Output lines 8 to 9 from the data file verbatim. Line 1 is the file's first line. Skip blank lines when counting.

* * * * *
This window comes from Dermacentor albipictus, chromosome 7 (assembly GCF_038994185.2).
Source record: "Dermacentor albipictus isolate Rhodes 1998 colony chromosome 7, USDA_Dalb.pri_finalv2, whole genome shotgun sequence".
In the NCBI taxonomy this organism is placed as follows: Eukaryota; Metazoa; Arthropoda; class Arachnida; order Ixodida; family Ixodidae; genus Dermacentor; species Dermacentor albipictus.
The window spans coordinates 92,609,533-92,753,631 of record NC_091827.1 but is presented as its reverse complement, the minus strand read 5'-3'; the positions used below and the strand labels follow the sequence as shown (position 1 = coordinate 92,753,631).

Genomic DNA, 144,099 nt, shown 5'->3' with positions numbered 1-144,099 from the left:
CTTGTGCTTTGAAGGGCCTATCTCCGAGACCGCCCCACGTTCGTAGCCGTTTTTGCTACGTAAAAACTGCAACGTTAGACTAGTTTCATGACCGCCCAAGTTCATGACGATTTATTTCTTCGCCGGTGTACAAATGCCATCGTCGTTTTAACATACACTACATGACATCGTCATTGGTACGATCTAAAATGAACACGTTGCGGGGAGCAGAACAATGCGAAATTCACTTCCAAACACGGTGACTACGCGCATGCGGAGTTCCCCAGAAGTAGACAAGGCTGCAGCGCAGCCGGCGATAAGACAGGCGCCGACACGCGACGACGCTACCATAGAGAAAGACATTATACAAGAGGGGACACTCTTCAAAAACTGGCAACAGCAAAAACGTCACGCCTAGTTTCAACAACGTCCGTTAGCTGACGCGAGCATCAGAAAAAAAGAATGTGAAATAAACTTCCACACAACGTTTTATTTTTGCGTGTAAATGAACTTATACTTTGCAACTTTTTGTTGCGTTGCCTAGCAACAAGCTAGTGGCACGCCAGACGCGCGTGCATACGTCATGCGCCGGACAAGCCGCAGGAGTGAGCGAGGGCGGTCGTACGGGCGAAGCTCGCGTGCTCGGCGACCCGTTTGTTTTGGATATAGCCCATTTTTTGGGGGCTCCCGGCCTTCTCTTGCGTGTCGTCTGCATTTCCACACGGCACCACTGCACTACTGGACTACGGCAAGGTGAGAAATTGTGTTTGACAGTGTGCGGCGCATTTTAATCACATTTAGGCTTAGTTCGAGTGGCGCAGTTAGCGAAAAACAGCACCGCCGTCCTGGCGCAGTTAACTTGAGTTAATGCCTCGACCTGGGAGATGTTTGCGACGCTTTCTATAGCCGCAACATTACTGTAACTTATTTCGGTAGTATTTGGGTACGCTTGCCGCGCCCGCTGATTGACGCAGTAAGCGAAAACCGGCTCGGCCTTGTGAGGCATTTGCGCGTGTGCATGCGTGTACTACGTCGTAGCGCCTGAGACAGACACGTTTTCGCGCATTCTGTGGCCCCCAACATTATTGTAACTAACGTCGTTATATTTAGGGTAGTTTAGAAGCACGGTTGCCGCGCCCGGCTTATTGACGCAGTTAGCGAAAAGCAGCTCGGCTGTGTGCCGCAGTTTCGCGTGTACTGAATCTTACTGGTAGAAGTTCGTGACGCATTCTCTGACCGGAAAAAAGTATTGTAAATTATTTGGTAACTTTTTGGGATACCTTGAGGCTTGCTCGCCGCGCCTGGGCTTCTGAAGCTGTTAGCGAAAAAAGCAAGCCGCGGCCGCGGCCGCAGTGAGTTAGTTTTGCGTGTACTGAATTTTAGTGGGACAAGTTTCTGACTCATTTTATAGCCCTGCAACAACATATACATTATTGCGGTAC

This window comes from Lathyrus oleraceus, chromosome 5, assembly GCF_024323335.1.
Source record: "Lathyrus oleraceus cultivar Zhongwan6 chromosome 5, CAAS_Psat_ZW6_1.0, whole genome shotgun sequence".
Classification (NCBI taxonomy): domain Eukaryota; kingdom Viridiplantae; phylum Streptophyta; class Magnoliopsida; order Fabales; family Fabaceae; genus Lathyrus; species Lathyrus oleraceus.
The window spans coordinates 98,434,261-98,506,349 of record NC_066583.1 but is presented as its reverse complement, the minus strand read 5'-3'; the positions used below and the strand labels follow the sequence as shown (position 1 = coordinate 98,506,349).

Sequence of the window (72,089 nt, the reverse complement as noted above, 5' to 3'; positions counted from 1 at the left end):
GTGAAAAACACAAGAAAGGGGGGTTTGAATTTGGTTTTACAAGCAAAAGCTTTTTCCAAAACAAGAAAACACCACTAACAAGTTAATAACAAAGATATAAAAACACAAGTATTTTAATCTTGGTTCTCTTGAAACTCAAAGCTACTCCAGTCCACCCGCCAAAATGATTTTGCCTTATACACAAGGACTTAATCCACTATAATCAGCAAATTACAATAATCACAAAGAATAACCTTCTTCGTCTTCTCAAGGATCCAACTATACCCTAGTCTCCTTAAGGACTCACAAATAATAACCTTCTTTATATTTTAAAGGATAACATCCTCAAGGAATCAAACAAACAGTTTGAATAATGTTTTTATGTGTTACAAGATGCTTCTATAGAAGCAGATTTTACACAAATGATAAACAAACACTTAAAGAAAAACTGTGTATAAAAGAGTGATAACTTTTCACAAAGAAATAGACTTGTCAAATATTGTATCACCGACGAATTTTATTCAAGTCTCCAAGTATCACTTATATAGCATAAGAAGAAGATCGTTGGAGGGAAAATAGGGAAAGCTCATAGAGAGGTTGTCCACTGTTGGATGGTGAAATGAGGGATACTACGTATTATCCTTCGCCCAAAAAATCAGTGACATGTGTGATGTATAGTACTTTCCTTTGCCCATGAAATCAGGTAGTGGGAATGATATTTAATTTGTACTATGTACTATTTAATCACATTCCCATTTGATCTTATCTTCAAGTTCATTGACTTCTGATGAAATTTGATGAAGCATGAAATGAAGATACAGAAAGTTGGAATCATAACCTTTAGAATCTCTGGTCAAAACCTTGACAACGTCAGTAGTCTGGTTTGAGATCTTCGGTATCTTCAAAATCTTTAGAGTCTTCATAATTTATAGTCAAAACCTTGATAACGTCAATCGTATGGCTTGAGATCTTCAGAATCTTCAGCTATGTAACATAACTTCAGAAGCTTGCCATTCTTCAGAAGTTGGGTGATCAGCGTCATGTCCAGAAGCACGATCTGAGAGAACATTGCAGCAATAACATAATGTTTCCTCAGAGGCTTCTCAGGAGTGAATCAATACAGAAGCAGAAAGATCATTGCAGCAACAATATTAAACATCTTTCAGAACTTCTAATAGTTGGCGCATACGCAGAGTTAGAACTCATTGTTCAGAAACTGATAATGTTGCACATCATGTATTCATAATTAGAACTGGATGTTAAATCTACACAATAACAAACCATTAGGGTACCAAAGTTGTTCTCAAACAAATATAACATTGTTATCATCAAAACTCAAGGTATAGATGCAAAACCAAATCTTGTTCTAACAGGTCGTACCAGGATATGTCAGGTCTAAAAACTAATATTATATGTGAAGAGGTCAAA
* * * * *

Source record: "Lathyrus oleraceus cultivar Zhongwan6 chromosome 5, CAAS_Psat_ZW6_1.0, whole genome shotgun sequence".
Classification (NCBI taxonomy): domain Eukaryota; kingdom Viridiplantae; phylum Streptophyta; class Magnoliopsida; order Fabales; family Fabaceae; genus Lathyrus; species Lathyrus oleraceus.